"I'm so happy!" cried one celebrant, 60-year-old Ghylaine Lambrecht, who remembered celebrating the triumph of Socialist president Francois Mitterand at the same site in 1981. M. Mitterand's was going to be a triumphant reign, too. It wasn't. But what else could you expect from a politician who got his start with the Vichy regime? (Socialists and fascists have this interesting history of collaboration, as in National Socialism. Why should that be? Their common worship of the all-bountiful State, from which all blessings flow?)
Here and there in dispatches from Paris, some spoilsport might be quoted as warning that "we're the new Greeks." Beware French presidents bearing gifts and all that. But who listens? Happy Days Are Here Again!
"It's magic!" cried a voice in the crowd -- that of Violaine Chenais, who's 19 and sounds like it. "I think Francois Hollande is not perfect," she opined, "but it's clear France thinks it's time to give the left a chance. We're going to celebrate with drink and hopefully some dancing."
Why not? It's always possible M. Hollande will rise above his promises. Reality does have this way of sobering up some politicians, the way hitting a brick wall might wake up the driver of a speeding Citroen.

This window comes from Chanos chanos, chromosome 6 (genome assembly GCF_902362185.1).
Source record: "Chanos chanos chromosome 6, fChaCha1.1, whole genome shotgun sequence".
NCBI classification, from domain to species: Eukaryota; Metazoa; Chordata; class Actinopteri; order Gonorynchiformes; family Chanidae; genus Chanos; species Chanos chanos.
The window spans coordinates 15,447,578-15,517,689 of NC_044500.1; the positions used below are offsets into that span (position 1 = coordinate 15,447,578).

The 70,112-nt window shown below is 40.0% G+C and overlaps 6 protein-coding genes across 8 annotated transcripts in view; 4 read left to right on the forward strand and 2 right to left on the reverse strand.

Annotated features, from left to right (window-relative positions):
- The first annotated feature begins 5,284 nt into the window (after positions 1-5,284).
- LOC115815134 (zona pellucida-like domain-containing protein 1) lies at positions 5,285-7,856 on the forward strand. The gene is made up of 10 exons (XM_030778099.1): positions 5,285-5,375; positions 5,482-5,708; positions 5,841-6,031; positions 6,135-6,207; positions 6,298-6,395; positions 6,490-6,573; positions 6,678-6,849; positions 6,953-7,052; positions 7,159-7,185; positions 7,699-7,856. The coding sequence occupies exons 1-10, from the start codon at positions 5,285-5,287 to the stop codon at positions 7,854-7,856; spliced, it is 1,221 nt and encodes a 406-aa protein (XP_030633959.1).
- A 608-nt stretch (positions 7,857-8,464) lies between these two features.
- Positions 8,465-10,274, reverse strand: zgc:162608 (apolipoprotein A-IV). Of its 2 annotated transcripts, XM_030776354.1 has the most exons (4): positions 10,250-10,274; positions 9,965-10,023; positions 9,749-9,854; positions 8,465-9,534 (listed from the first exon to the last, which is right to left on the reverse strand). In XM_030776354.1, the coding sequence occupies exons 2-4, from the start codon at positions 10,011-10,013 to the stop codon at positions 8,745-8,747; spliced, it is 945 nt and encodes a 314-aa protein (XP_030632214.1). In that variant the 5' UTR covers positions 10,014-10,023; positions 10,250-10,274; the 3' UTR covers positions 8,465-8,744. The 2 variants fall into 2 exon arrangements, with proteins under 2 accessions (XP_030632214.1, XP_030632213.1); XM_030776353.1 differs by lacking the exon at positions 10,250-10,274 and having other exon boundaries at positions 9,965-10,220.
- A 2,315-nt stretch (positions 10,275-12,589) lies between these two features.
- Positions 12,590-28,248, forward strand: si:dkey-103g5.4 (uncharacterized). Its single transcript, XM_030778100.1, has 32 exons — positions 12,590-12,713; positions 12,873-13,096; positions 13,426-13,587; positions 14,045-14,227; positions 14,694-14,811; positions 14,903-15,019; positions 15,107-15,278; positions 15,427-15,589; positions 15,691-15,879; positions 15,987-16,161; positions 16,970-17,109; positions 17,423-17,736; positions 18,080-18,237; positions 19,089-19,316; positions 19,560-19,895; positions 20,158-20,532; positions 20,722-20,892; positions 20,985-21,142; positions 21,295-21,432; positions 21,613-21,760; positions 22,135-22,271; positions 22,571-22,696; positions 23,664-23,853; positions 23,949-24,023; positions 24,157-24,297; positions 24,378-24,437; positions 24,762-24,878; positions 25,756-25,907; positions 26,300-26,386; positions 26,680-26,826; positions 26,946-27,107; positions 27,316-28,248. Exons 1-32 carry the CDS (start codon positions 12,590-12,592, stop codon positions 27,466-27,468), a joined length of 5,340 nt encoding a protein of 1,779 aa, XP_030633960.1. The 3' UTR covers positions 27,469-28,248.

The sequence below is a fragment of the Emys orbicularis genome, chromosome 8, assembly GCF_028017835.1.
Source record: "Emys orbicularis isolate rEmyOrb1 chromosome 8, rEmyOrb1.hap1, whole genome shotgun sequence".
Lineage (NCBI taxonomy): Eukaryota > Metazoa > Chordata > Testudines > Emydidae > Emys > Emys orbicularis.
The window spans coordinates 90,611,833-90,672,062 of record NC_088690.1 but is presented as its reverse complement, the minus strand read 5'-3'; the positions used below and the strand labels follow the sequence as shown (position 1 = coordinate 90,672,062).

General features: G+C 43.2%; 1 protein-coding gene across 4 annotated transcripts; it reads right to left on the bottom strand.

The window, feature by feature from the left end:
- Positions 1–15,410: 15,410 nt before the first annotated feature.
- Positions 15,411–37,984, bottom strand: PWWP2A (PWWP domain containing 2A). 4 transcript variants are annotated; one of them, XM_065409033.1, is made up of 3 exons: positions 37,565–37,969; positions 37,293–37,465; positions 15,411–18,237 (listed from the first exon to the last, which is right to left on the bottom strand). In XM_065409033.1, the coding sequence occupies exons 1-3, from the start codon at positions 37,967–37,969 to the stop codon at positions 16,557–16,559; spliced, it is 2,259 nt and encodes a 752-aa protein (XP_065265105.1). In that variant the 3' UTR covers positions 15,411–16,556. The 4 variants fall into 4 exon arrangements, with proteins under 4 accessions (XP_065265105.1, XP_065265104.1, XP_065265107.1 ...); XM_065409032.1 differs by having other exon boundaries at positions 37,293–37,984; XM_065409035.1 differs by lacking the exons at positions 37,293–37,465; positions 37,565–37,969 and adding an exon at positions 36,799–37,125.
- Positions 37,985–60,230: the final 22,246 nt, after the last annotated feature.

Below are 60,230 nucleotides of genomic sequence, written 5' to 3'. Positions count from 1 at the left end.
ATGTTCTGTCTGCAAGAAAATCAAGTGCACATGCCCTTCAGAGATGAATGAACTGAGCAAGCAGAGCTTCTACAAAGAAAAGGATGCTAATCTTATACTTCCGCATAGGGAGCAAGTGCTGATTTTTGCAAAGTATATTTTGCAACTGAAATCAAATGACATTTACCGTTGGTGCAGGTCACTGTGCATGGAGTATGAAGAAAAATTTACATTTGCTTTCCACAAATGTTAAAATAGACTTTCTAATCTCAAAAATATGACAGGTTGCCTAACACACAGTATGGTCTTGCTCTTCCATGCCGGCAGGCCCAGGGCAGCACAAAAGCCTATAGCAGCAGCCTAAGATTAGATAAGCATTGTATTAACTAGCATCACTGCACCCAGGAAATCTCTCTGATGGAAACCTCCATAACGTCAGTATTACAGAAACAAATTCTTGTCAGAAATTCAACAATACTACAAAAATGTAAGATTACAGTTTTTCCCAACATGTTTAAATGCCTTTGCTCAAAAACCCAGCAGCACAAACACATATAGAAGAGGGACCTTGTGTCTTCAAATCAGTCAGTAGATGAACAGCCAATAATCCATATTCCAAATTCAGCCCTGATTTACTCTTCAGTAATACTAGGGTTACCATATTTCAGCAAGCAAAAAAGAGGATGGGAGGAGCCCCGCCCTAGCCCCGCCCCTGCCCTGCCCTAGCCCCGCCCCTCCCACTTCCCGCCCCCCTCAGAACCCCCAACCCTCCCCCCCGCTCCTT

But till then, let's party! "O brave new world," young Miranda proclaims at the end of The Tempest, "that has such people in it!" Not referenced as often is old Prospero's response: " 'Tis new to thee." For he knows the ways of this brave new world. He's seen it before.
Meanwhile, the real winner of the presidential election waits her turn. Marine Le Pen's revitalized, reborn and reconstructed National Front took an impressive 18 percent of the vote in the first round. Having sat out the run-off, now she bides her time and waits for reality to dawn. As it has a way of doing.
The moral of the story: Plus ca change.... The more things change, the more France remains the same.